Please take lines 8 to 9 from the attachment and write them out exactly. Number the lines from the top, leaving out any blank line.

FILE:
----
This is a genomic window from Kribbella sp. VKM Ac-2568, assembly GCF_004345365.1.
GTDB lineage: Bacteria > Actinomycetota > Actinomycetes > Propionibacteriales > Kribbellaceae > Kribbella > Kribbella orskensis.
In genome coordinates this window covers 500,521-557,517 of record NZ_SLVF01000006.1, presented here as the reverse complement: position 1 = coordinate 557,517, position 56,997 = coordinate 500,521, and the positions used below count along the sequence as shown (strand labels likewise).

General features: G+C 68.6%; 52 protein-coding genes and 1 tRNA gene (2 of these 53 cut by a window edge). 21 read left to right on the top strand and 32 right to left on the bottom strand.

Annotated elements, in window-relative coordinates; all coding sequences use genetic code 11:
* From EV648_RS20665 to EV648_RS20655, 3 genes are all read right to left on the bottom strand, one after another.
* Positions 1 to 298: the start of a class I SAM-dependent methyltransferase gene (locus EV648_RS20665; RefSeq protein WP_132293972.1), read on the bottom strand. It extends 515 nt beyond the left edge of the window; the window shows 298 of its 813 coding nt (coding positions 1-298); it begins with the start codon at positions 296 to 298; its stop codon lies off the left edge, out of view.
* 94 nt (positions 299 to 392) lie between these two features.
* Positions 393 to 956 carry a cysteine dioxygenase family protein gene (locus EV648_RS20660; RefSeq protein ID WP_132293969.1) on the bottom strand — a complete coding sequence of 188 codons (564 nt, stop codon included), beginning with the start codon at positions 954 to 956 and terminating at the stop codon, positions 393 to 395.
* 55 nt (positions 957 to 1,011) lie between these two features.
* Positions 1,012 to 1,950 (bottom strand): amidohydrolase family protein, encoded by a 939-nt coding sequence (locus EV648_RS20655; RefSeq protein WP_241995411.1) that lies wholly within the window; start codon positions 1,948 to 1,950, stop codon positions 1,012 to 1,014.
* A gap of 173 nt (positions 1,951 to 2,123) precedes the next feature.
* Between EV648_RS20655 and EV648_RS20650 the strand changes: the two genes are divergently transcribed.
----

* 94 nt (positions 299 to 392) lie between these two features.
* Positions 393 to 956 carry a cysteine dioxygenase family protein gene (locus EV648_RS20660; RefSeq protein ID WP_132293969.1) on the bottom strand — a complete coding sequence of 188 codons (564 nt, stop codon included), beginning with the start codon at positions 954 to 956 and terminating at the stop codon, positions 393 to 395.